• The Church Fathers are unanimous in the authority possessed by bishops over the congregation. They also draw a distinction between bishops and elders/presbyters/priests. They also believe in Apostolic Succession, and in many cases, could trace it specifically, by name. Book III, Chapter 3 of Irenaeus’ Against Heresies, found here traces papal lineage.
  • The Early Church has Liturgies which (in addition to affirming a corporate belief in the Real Presence), looks remarkably similar to the liturgies found in the Roman Catholic Church, Eastern Orthodox Church, Oriental Orthodox Church, and the (Assyrian) Church of the East. I make that point in more depth here in part I. These liturgies are dramatically and irreconcilably distinct from any of the low-church services found in Evangelical Protestantism, Calvinism, etc.

Perhaps the most compelling proof is that of Baptist minister Rev. David Cloud on his website, Way of Life Literature. In a post entitled The Church Fathers: A Door to Rome, he goes painstakingly through each Church Father, and shows why they would be more comfortable in a Catholic church than a Protestant assembly. And he shows how many intelligent, holy, and well-read Protestants were converted by the consistent testimony of the Fathers. His conclusion? Don’t read the Fathers. Fortunately, TurretinFan is smarter than that, and has a number of ECF resources on his left sidebar (which I heartily applaud).

My point is that when both Catholics* and anti-Catholic Protestants can look at the writings of these early Church Fathers and say, “these are thoroughly Catholic ,” the onus should really be on you to show which early Church Fathers believed what you (or Calvin, or Turretin) believed. And by this, I don’t mean that you can maybe snip something here or there out of context, but that their full view on a given issue is a distinctively Protestant one, on any of these three issues – or better yet, on all three. After all, the alternative is to leave Catholics in the positive of trying to prove a universal negative in the face of “maybe their writings disappeared” or “maybe they lived in the mountains!” There’s no humanly possible way to demonstrably prove what every Christian ever believed, but all the available records point in one direction.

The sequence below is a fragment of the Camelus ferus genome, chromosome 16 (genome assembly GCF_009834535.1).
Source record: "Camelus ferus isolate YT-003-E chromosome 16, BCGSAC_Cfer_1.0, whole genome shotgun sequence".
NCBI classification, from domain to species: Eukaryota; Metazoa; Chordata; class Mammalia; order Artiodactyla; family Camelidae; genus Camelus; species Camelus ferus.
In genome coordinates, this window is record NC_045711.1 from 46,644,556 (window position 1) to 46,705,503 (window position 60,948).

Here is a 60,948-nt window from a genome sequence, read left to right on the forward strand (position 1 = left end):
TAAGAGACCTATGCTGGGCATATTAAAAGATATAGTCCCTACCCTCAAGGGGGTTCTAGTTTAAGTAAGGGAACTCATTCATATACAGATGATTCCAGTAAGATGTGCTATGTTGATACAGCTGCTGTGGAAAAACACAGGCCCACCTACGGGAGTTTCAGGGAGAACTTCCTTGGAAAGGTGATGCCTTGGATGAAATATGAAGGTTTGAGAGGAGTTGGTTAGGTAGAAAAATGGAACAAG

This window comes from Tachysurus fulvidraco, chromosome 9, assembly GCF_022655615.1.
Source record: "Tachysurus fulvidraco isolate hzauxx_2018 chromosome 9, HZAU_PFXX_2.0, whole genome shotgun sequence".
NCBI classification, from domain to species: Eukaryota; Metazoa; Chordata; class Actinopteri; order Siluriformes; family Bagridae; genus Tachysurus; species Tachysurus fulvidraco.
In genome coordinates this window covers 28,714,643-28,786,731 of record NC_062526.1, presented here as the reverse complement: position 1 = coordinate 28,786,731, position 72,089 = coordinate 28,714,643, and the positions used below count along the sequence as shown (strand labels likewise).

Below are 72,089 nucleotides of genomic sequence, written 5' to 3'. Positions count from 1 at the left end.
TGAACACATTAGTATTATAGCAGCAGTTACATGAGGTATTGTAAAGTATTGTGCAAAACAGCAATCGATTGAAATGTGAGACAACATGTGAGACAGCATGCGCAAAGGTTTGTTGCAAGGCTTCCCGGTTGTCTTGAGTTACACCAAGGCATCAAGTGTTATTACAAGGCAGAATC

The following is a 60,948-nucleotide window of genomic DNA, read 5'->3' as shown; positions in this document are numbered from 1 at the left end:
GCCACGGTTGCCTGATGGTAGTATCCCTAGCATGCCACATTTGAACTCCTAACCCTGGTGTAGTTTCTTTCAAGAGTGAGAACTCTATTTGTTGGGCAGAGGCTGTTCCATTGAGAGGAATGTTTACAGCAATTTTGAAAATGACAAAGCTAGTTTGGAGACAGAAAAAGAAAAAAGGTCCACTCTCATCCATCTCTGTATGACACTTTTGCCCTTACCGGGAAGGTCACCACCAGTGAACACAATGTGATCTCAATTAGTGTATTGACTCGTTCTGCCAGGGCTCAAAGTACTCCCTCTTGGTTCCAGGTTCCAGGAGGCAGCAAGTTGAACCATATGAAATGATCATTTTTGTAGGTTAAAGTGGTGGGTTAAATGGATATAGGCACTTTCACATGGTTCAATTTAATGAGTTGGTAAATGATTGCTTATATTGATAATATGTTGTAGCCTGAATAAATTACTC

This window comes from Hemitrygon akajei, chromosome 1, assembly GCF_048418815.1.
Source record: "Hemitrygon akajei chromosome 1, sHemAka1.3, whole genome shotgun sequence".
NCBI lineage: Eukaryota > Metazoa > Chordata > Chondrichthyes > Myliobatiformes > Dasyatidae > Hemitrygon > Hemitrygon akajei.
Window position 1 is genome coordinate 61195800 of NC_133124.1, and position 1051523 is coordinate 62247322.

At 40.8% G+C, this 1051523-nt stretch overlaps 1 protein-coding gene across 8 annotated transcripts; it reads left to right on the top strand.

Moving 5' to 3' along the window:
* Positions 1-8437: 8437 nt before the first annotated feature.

In a separate post, I’ll address the remaining claim. Short answer: when the Protestants declare that the only body in the West claiming to be “the One True Church” is false, that’s a denunciation of the only barrier to moral relativism. And yes, I see the irony in a moral relativist saying that something is definitively untrue, but that’s necessarily the relativist’s stance on absolute truth claims.

*I realize that the bulleted items above are affirmed by all of the Apostolic branches of Christianity. That’s intentional — the (relatively) minor distinctions between them can be hashed out later, and those debates tend to be upon much closer calls: e.g., the Eastern Orthodox really can point to precedent for many of their views, as the schism happened gradually and mostly unintentionally, two sides drifting apart. The fact that all of the bodies which attempted to preserve authentic Christianity preserved nearly identical doctrines regarding the above views suggests that these are original and authentic, like four people with similar messages at the end of a game of Telephone. That Protestantism answers all of the above items uniquely is a testament to its systemic error.